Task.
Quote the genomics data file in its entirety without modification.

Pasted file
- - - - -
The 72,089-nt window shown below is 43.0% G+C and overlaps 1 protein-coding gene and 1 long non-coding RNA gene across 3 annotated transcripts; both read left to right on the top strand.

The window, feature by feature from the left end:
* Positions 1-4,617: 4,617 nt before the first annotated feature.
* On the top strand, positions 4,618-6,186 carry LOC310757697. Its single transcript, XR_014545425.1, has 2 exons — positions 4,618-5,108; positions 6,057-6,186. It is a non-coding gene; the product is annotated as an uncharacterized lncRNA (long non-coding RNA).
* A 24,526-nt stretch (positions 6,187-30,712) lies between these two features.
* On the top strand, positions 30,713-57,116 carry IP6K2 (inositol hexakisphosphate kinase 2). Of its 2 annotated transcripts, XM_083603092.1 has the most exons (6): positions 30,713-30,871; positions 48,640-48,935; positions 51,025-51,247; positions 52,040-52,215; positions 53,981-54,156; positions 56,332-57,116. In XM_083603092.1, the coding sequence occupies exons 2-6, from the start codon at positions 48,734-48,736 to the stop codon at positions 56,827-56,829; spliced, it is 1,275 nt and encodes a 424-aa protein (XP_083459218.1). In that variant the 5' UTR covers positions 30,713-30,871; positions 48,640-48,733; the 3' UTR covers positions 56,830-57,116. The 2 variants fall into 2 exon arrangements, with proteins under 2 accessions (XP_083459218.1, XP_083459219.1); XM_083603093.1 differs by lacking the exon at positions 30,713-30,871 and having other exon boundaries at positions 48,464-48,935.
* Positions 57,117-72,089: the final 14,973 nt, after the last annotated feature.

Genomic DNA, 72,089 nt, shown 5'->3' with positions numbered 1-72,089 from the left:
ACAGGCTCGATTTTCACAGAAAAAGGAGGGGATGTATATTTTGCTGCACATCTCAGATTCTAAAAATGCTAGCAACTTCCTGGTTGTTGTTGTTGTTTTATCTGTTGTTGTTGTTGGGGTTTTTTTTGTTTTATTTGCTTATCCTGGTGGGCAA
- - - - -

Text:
The 72,089-nt window shown below is 43.0% G+C and overlaps 1 protein-coding gene and 1 long non-coding RNA gene across 3 annotated transcripts; both read left to right on the top strand.

The window, feature by feature from the left end:
* Positions 1-4,617: 4,617 nt before the first annotated feature.
* On the top strand, positions 4,618-6,186 carry LOC310757697. Its single transcript, XR_014545425.1, has 2 exons — positions 4,618-5,108; positions 6,057-6,186. It is a non-coding gene; the product is annotated as an uncharacterized lncRNA (long non-coding RNA).
* A 24,526-nt stretch (positions 6,187-30,712) lies between these two features.
* On the top strand, positions 30,713-57,116 carry IP6K2 (inositol hexakisphosphate kinase 2). Of its 2 annotated transcripts, XM_083603092.1 has the most exons (6): positions 30,713-30,871; positions 48,640-48,935; positions 51,025-51,247; positions 52,040-52,215; positions 53,981-54,156; positions 56,332-57,116. In XM_083603092.1, the coding sequence occupies exons 2-6, from the start codon at positions 48,734-48,736 to the stop codon at positions 56,827-56,829; spliced, it is 1,275 nt and encodes a 424-aa protein (XP_083459218.1). In that variant the 5' UTR covers positions 30,713-30,871; positions 48,640-48,733; the 3' UTR covers positions 56,830-57,116. The 2 variants fall into 2 exon arrangements, with proteins under 2 accessions (XP_083459218.1, XP_083459219.1); XM_083603093.1 differs by lacking the exon at positions 30,713-30,871 and having other exon boundaries at positions 48,464-48,935.
* Positions 57,117-72,089: the final 14,973 nt, after the last annotated feature.

Genomic DNA, 72,089 nt, shown 5'->3' with positions numbered 1-72,089 from the left:
ACAGGCTCGATTTTCACAGAAAAAGGAGGGGATGTATATTTTGCTGCACATCTCAGATTCTAAAAATGCTAGCAACTTCCTGGTTGTTGTTGTTGTTTTATCTGTTGTTGTTGTTGGGGTTTTTTTTGTTTTATTTGCTTATCCTGGTGGGCAA